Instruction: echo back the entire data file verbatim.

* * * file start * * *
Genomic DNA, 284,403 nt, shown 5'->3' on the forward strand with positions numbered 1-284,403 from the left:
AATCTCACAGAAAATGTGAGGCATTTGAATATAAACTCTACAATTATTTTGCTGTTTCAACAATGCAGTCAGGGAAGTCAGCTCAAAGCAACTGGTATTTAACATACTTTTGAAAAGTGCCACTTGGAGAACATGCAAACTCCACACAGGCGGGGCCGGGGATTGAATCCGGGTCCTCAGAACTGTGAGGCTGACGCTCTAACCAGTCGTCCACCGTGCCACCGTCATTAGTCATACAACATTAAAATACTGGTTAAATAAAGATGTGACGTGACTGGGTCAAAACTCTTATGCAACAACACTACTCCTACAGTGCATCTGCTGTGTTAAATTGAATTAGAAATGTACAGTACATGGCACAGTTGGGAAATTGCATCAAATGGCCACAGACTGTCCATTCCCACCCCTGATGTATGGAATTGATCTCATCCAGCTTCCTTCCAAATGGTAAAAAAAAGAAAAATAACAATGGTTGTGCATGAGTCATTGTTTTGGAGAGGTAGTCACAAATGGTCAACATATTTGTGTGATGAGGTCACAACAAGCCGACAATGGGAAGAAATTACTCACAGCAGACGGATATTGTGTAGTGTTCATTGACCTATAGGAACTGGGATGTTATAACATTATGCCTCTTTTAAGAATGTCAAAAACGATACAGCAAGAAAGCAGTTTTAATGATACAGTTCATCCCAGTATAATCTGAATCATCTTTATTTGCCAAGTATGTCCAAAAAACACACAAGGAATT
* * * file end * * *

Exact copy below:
Genomic DNA, 284,403 nt, shown 5'->3' on the forward strand with positions numbered 1-284,403 from the left:
AATCTCACAGAAAATGTGAGGCATTTGAATATAAACTCTACAATTATTTTGCTGTTTCAACAATGCAGTCAGGGAAGTCAGCTCAAAGCAACTGGTATTTAACATACTTTTGAAAAGTGCCACTTGGAGAACATGCAAACTCCACACAGGCGGGGCCGGGGATTGAATCCGGGTCCTCAGAACTGTGAGGCTGACGCTCTAACCAGTCGTCCACCGTGCCACCGTCATTAGTCATACAACATTAAAATACTGGTTAAATAAAGATGTGACGTGACTGGGTCAAAACTCTTATGCAACAACACTACTCCTACAGTGCATCTGCTGTGTTAAATTGAATTAGAAATGTACAGTACATGGCACAGTTGGGAAATTGCATCAAATGGCCACAGACTGTCCATTCCCACCCCTGATGTATGGAATTGATCTCATCCAGCTTCCTTCCAAATGGTAAAAAAAAGAAAAATAACAATGGTTGTGCATGAGTCATTGTTTTGGAGAGGTAGTCACAAATGGTCAACATATTTGTGTGATGAGGTCACAACAAGCCGACAATGGGAAGAAATTACTCACAGCAGACGGATATTGTGTAGTGTTCATTGACCTATAGGAACTGGGATGTTATAACATTATGCCTCTTTTAAGAATGTCAAAAACGATACAGCAAGAAAGCAGTTTTAATGATACAGTTCATCCCAGTATAATCTGAATCATCTTTATTTGCCAAGTATGTCCAAAAAACACACAAGGAATT